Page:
RBC transfusions among U.S. hemodialysis patients decreased more than twofold from 1992 to 2005, researchers reported in the American Journal of Kidney Diseases (2008; published online ahead of print).

Most of the decrease, they noted, occurred in the first five years following introduction of erythropoietin.

Raw transfusion rates decreased among dialysis patients in both outpatient and inpatient settings from 535/1,000 patient-years in 1992 to 263.65/1,000 patient-years in 2005, according to the data. Adjusted rates showed comparable declines. This phenomenon, the researchers said, could not be explained by changes in case mix.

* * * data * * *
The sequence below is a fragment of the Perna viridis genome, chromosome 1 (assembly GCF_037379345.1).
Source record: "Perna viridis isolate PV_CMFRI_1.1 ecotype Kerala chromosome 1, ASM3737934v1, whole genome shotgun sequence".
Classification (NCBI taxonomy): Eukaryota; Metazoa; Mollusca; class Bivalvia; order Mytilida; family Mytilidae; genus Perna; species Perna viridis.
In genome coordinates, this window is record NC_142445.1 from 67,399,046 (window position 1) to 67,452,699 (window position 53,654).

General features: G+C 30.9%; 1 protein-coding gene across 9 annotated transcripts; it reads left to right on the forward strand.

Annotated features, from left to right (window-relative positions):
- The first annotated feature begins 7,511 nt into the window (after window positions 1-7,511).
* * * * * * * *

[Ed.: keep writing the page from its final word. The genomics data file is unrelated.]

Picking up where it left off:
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With respect to study limitations, the investigators noted that cause, effect, and confounding cannot be separated because of the observational nature of the study. In addition, the accuracy of blood transfusion billing data—which were obtained from Medicare Part A and Part B files—is unknown.